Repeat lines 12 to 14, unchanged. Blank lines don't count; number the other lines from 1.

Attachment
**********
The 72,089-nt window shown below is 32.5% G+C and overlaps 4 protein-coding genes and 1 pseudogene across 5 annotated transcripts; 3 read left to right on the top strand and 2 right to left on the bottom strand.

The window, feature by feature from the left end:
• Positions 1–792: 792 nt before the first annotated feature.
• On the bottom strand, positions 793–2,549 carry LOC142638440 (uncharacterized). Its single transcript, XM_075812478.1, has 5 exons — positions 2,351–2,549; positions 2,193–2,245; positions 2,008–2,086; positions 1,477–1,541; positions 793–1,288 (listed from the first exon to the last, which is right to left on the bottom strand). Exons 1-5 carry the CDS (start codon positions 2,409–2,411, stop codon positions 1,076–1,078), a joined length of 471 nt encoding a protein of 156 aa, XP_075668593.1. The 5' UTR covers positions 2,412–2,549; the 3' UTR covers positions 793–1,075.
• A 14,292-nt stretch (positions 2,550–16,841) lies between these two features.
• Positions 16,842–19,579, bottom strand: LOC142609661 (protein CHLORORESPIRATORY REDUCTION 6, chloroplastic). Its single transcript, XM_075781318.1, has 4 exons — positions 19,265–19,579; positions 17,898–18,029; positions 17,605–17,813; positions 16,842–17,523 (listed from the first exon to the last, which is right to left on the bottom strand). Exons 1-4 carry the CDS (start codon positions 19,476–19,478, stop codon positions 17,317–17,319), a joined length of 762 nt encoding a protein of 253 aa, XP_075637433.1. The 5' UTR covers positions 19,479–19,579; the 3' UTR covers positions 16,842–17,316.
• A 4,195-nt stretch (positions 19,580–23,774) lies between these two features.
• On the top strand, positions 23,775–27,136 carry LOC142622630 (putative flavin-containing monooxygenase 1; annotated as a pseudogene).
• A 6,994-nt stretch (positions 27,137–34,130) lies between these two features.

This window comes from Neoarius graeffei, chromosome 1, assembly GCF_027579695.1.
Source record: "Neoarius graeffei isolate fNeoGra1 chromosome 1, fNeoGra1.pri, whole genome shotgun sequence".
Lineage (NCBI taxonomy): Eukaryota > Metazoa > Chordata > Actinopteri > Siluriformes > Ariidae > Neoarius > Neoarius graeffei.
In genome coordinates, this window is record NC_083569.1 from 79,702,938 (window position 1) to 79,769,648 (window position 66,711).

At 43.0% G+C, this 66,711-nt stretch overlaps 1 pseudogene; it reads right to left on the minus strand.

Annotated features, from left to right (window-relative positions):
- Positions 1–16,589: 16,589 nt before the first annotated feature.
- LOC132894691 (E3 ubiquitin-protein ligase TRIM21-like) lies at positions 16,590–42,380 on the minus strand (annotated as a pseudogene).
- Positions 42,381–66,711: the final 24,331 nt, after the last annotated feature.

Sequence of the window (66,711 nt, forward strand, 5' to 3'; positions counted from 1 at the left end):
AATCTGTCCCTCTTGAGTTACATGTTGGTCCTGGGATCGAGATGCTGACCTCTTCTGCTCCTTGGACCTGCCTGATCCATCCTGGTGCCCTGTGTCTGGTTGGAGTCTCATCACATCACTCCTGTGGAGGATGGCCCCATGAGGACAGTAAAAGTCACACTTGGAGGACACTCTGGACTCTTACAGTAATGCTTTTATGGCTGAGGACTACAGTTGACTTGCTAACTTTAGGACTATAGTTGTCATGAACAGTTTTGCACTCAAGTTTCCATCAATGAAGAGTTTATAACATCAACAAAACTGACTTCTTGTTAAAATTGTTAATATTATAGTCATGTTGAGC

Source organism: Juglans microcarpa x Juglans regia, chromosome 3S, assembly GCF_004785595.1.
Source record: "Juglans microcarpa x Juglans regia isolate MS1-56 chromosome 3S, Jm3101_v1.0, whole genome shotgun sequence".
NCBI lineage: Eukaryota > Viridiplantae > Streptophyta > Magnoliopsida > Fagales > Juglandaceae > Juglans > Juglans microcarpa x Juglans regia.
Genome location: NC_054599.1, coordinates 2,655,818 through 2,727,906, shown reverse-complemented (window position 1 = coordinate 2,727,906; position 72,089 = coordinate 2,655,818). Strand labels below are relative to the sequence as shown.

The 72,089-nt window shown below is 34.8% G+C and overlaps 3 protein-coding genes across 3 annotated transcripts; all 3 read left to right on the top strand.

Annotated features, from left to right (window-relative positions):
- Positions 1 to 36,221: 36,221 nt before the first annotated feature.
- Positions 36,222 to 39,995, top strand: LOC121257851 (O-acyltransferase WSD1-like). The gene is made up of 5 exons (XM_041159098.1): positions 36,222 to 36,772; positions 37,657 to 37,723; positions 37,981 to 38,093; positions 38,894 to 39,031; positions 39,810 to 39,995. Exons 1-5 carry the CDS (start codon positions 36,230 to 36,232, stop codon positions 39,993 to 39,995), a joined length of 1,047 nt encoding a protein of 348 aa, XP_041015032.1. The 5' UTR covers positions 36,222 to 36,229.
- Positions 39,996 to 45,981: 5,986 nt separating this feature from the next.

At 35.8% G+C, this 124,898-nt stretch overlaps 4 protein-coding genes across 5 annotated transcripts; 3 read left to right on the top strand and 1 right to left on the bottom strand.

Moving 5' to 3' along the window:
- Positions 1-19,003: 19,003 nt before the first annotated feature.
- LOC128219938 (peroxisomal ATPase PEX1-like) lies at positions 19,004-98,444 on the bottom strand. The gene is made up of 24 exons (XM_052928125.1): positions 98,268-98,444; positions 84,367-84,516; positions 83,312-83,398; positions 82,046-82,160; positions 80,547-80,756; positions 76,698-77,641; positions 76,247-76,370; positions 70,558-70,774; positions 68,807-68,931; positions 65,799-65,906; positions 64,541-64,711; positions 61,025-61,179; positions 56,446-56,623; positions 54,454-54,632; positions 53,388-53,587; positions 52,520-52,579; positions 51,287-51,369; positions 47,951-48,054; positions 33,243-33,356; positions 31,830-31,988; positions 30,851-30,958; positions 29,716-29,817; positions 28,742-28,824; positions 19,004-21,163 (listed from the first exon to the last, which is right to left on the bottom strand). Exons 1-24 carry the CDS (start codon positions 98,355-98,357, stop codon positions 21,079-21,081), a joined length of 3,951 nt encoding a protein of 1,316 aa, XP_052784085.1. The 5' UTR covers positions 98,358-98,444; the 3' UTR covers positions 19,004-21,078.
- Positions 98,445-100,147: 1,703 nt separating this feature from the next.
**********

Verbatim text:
Lineage (NCBI taxonomy): Eukaryota > Metazoa > Chordata > Actinopteri > Siluriformes > Ariidae > Neoarius > Neoarius graeffei.
In genome coordinates, this window is record NC_083569.1 from 79,702,938 (window position 1) to 79,769,648 (window position 66,711).

At 43.0% G+C, this 66,711-nt stretch overlaps 1 pseudogene; it reads right to left on the minus strand.